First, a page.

Reviewed by Mary McLaughlin, M.S. SpEd
In 2013, Indiana legislators together with Governor Mike Pense united to pass House Bill 1004, which designated close to $10 million in state funding to allow low-income children to enjoy preschool educations. Afterward, the state’s Family and Social Services Administration were given the burden of selecting just five counties to participate in the program.
The recipients included Allen, Jackson, Lake, Marion, and Vanderburgh counties. Three of these counties, Marion, Jackson, and Lake, were specifically picked because their high population levels.
Although approximately 2,300 children now benefit from the preschool pilot program, legislators such as U.S. Secretary of Education Arne Duncan have recently voiced disapproval over the program’s policy of denying enrollment to children from immigrant families that lack U.S. citizenship. However, Pense has explained that the pilot program is designed to stay consistent with federal laws, which maintain that although K-12 public schools must allow access to non-citizen children; preschools do not.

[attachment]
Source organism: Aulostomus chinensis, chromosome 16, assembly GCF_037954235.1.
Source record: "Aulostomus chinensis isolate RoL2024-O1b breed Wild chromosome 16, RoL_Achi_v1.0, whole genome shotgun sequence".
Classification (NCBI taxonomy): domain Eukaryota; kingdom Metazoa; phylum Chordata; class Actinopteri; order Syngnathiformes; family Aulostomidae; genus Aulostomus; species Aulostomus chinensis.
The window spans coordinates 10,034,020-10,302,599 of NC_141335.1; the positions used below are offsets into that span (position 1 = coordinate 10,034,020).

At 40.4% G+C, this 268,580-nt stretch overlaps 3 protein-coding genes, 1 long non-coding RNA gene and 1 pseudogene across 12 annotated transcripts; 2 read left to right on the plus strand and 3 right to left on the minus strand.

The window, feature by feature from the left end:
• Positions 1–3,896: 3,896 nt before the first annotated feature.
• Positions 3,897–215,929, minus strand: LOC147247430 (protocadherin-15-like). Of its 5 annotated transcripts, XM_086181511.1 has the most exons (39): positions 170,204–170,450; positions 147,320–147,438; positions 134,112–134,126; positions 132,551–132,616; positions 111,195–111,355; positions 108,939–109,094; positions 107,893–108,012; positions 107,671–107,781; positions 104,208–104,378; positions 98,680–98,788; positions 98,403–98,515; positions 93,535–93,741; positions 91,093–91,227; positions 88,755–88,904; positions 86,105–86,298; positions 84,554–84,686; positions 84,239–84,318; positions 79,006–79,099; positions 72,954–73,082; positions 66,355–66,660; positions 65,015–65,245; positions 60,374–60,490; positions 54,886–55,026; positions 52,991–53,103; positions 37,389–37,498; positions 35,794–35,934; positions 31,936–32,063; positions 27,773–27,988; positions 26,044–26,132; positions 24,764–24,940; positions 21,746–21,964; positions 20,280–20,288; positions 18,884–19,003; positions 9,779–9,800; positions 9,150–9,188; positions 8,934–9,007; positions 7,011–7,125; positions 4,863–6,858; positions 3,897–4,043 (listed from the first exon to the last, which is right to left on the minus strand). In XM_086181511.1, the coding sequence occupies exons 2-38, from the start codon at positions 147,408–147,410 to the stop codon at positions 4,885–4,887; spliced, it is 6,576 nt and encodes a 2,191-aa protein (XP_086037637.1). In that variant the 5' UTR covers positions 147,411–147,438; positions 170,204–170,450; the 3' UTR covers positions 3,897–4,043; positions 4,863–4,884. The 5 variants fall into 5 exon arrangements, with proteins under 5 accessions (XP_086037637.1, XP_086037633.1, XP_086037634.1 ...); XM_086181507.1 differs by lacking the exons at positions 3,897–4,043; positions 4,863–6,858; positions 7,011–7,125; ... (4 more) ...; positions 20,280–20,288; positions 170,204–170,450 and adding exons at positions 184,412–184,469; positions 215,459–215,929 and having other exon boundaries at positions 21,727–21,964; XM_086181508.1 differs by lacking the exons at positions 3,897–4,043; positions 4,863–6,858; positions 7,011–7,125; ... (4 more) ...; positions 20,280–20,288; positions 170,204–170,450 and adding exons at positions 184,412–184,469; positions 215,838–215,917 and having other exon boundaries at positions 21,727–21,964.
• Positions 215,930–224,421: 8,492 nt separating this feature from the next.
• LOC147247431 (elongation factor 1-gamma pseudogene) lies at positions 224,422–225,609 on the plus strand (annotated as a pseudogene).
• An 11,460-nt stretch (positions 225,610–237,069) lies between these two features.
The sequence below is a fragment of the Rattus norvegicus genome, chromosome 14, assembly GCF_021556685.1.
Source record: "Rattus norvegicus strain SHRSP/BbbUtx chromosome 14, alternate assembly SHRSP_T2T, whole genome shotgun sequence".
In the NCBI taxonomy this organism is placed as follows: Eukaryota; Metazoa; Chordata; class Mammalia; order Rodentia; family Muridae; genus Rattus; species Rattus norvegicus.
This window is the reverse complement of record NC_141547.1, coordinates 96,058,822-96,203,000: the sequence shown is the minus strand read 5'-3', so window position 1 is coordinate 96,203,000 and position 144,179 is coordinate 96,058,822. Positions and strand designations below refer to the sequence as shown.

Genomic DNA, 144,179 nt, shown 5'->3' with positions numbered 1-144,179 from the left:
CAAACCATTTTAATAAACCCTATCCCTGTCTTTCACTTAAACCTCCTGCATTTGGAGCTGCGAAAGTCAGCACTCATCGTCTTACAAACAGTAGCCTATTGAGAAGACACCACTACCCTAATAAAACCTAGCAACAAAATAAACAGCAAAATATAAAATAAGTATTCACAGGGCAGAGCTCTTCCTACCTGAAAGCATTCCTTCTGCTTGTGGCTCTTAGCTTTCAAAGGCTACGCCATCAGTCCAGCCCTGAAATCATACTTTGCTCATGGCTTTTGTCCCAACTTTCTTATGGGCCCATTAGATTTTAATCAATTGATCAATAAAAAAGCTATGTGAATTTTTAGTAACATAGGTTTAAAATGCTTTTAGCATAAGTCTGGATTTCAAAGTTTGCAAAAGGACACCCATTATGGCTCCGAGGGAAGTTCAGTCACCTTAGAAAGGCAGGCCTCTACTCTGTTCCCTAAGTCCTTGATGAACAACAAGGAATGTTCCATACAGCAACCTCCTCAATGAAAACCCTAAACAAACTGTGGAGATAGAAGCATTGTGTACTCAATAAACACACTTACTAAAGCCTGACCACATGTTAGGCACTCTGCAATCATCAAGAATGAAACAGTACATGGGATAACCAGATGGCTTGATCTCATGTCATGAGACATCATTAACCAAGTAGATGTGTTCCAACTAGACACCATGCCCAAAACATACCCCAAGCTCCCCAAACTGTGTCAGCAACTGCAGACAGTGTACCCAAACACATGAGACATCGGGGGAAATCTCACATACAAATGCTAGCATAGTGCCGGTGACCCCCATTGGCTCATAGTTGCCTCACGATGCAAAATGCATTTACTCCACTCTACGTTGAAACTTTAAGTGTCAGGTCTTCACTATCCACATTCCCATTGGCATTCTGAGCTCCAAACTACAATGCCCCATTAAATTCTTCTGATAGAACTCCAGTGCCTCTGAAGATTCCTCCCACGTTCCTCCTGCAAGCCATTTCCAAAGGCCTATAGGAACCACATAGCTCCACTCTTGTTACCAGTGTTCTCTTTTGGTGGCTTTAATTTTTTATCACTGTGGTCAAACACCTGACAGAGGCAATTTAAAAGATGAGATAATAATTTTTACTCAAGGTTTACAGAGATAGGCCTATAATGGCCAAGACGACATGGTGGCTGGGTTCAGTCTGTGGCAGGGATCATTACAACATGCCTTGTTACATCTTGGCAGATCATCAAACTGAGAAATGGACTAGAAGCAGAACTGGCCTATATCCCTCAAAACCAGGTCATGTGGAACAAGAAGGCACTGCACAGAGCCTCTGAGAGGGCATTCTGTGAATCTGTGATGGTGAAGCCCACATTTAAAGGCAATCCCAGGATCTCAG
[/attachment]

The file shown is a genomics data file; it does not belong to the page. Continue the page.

For his part, Duncan disputed this claim by reminding the public that federal rules do not prevent preschool programs from enrolling non-citizen children. And moreover, that the pilot program should have originally been conceived with all preschoolers in mind, not just those with U.S. citizenship.
An article published by the Indianapolis Business Journal on August 15th, 2015 quoted Duncan as saying, “There is no better bang for our buck educationally than preschool, and we need more children in America getting an early start–not fewer.”
The issue was further debated when Pense spokeswoman Marni Lemons pointed to limitations of the fledgling pilot program, and that enrollment eligibility is based on fund distribution policies established by the federal Child Care and Development Fund (CCDF) grant program. Prior to the pilot program, the federal CCDF grant was Indiana’s sole source of government assistance for preschool education.
Lemons’ solution for families with non-citizen children is to simply seek alternative educational support outlets such as Head Start programs in their local communities.